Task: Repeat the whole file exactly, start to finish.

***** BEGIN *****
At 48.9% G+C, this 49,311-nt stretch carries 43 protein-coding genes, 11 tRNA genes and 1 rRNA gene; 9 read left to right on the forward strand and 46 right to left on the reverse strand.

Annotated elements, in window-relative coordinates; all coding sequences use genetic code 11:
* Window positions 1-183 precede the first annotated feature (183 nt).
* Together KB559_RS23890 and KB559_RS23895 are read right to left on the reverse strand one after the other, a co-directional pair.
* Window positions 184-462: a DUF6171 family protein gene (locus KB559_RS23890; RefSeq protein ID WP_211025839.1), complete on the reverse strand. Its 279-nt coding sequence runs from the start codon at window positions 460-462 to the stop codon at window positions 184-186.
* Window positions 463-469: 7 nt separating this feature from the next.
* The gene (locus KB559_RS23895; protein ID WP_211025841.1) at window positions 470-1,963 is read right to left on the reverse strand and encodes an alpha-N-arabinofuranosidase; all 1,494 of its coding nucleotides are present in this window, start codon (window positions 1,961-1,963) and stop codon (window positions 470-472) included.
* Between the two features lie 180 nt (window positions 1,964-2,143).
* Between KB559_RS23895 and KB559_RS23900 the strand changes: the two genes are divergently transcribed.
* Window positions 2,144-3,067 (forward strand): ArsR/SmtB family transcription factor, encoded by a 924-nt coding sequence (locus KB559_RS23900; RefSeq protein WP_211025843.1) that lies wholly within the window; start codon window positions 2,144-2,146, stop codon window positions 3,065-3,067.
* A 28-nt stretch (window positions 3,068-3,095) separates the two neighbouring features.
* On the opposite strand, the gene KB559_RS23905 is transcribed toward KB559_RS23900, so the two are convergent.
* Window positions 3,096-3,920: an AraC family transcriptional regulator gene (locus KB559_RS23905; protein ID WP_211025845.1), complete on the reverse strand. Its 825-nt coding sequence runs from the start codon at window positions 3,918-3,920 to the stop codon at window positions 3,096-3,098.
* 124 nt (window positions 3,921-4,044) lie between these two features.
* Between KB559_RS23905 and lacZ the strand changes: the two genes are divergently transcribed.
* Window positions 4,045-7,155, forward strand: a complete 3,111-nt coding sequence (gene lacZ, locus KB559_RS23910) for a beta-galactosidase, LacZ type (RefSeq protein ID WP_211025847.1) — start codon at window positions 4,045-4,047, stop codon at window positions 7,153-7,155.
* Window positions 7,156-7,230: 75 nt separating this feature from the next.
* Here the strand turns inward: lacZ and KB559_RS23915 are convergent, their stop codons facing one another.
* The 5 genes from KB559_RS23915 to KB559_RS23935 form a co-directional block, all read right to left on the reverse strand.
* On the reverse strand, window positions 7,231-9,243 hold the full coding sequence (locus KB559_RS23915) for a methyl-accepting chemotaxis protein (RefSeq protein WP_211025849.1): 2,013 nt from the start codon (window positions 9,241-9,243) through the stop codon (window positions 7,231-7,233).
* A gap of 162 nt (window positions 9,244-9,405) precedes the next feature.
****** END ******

At 48.9% G+C, this 49,311-nt stretch carries 43 protein-coding genes, 11 tRNA genes and 1 rRNA gene; 9 read left to right on the forward strand and 46 right to left on the reverse strand.

Annotated elements, in window-relative coordinates; all coding sequences use genetic code 11:
* Window positions 1-183 precede the first annotated feature (183 nt).
* Together KB559_RS23890 and KB559_RS23895 are read right to left on the reverse strand one after the other, a co-directional pair.
* Window positions 184-462: a DUF6171 family protein gene (locus KB559_RS23890; RefSeq protein ID WP_211025839.1), complete on the reverse strand. Its 279-nt coding sequence runs from the start codon at window positions 460-462 to the stop codon at window positions 184-186.
* Window positions 463-469: 7 nt separating this feature from the next.
* The gene (locus KB559_RS23895; protein ID WP_211025841.1) at window positions 470-1,963 is read right to left on the reverse strand and encodes an alpha-N-arabinofuranosidase; all 1,494 of its coding nucleotides are present in this window, start codon (window positions 1,961-1,963) and stop codon (window positions 470-472) included.
* Between the two features lie 180 nt (window positions 1,964-2,143).
* Between KB559_RS23895 and KB559_RS23900 the strand changes: the two genes are divergently transcribed.
* Window positions 2,144-3,067 (forward strand): ArsR/SmtB family transcription factor, encoded by a 924-nt coding sequence (locus KB559_RS23900; RefSeq protein WP_211025843.1) that lies wholly within the window; start codon window positions 2,144-2,146, stop codon window positions 3,065-3,067.
* A 28-nt stretch (window positions 3,068-3,095) separates the two neighbouring features.
* On the opposite strand, the gene KB559_RS23905 is transcribed toward KB559_RS23900, so the two are convergent.
* Window positions 3,096-3,920: an AraC family transcriptional regulator gene (locus KB559_RS23905; protein ID WP_211025845.1), complete on the reverse strand. Its 825-nt coding sequence runs from the start codon at window positions 3,918-3,920 to the stop codon at window positions 3,096-3,098.
* 124 nt (window positions 3,921-4,044) lie between these two features.
* Between KB559_RS23905 and lacZ the strand changes: the two genes are divergently transcribed.
* Window positions 4,045-7,155, forward strand: a complete 3,111-nt coding sequence (gene lacZ, locus KB559_RS23910) for a beta-galactosidase, LacZ type (RefSeq protein ID WP_211025847.1) — start codon at window positions 4,045-4,047, stop codon at window positions 7,153-7,155.
* Window positions 7,156-7,230: 75 nt separating this feature from the next.
* Here the strand turns inward: lacZ and KB559_RS23915 are convergent, their stop codons facing one another.
* The 5 genes from KB559_RS23915 to KB559_RS23935 form a co-directional block, all read right to left on the reverse strand.
* On the reverse strand, window positions 7,231-9,243 hold the full coding sequence (locus KB559_RS23915) for a methyl-accepting chemotaxis protein (RefSeq protein WP_211025849.1): 2,013 nt from the start codon (window positions 9,241-9,243) through the stop codon (window positions 7,231-7,233).
* A gap of 162 nt (window positions 9,244-9,405) precedes the next feature.